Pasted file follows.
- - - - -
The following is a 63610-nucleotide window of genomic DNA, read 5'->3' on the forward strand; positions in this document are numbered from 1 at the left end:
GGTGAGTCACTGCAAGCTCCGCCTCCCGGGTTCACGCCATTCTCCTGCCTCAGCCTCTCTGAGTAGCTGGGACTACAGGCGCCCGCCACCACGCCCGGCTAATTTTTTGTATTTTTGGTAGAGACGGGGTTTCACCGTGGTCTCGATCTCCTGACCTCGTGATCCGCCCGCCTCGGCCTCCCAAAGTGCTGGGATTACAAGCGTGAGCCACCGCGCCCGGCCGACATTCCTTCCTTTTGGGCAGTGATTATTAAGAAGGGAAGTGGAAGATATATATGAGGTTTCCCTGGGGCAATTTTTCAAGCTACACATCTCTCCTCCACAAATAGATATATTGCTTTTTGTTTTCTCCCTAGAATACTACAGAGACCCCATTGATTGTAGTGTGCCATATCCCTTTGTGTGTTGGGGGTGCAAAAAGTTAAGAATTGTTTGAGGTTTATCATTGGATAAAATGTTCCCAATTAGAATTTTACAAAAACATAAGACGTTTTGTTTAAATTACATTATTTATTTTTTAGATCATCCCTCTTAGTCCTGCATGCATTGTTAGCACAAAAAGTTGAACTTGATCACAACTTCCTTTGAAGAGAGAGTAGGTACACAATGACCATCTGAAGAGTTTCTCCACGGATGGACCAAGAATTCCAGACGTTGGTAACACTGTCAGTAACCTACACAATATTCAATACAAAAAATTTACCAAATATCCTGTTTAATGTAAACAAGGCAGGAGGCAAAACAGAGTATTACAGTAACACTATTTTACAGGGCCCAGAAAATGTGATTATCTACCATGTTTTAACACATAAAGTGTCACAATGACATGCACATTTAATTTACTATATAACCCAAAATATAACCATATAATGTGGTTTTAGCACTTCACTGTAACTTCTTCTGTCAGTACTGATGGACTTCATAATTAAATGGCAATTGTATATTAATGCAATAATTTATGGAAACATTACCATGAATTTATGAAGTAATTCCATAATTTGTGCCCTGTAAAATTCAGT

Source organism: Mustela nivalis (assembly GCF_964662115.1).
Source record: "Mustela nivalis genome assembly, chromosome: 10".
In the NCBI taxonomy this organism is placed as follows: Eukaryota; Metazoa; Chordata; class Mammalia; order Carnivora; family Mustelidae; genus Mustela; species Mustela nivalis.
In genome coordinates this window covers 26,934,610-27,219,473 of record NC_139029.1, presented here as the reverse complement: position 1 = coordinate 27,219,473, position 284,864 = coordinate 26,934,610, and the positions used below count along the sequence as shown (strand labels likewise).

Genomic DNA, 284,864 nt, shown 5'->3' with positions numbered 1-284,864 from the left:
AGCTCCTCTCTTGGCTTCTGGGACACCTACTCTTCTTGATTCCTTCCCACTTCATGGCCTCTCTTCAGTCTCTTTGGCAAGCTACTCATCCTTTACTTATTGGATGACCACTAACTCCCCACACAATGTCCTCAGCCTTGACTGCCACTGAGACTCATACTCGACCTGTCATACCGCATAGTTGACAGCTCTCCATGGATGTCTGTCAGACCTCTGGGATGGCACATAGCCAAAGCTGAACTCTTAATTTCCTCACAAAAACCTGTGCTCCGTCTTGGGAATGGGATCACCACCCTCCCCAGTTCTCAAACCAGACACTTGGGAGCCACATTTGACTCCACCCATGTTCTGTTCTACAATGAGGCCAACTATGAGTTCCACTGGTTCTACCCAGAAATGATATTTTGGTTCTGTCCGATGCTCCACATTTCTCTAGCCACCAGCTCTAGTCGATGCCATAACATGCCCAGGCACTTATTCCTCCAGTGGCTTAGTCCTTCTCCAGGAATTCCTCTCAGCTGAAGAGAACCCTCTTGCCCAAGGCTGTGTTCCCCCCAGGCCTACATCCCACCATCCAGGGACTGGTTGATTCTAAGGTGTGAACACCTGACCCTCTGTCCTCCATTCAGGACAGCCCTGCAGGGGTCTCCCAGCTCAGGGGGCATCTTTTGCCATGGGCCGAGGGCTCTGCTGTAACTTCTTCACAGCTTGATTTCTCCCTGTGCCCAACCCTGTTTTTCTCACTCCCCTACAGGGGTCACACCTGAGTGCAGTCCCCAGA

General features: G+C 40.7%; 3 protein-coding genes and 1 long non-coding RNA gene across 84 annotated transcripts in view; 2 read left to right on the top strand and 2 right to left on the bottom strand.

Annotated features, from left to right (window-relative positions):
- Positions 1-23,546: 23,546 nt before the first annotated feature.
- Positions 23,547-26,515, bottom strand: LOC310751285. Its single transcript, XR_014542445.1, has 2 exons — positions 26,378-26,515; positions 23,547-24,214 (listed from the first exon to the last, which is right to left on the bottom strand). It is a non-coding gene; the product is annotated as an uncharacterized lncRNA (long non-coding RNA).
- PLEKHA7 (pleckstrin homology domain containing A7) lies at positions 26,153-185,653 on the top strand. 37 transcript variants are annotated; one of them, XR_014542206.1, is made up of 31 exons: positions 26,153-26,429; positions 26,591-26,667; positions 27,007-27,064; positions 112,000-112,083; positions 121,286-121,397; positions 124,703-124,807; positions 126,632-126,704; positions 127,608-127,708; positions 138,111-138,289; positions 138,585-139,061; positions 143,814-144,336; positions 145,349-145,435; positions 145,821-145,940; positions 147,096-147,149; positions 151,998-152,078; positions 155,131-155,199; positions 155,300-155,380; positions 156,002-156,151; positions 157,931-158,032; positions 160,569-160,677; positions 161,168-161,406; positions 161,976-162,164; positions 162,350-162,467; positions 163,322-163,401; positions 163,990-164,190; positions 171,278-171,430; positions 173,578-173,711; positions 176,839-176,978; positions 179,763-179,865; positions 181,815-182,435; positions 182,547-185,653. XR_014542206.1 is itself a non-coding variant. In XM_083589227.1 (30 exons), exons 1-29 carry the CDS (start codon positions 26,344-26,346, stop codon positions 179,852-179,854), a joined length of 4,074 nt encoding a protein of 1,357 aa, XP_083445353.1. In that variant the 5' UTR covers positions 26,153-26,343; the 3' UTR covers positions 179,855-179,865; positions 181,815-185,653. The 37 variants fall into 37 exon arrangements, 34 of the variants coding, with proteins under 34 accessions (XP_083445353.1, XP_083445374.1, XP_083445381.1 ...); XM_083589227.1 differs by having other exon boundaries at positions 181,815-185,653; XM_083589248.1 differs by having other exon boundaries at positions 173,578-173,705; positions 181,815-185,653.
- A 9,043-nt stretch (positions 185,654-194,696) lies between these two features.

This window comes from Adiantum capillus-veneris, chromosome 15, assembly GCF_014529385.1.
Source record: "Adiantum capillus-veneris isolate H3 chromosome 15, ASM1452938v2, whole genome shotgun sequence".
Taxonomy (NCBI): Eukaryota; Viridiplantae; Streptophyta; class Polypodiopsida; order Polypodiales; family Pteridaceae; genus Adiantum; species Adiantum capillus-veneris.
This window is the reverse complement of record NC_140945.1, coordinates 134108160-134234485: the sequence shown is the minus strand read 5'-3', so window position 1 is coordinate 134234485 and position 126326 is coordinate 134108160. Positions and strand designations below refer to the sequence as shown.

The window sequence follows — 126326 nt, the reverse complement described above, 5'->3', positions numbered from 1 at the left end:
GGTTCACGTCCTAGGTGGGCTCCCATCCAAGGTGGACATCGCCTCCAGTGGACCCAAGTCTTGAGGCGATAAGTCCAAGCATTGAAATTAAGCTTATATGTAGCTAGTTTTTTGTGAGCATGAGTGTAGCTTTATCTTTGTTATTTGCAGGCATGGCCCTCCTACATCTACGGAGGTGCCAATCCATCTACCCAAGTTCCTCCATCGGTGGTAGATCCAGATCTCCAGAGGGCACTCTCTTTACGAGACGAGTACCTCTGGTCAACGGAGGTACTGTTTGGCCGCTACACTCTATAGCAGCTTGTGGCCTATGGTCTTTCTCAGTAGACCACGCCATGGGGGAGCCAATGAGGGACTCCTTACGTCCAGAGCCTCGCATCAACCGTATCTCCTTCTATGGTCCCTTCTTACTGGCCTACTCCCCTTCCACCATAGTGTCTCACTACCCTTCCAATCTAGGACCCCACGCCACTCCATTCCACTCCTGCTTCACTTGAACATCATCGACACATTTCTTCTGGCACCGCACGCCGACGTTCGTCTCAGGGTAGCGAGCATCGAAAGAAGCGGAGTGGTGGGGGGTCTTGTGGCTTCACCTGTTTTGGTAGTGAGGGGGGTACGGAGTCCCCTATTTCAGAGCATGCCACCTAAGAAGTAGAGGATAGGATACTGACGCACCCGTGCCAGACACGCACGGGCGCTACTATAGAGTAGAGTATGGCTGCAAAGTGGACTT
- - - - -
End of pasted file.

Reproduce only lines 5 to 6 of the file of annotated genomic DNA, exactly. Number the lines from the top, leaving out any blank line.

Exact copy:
In the NCBI taxonomy this organism is placed as follows: Eukaryota; Metazoa; Chordata; class Mammalia; order Carnivora; family Mustelidae; genus Mustela; species Mustela nivalis.
In genome coordinates this window covers 26,934,610-27,219,473 of record NC_139029.1, presented here as the reverse complement: position 1 = coordinate 27,219,473, position 284,864 = coordinate 26,934,610, and the positions used below count along the sequence as shown (strand labels likewise).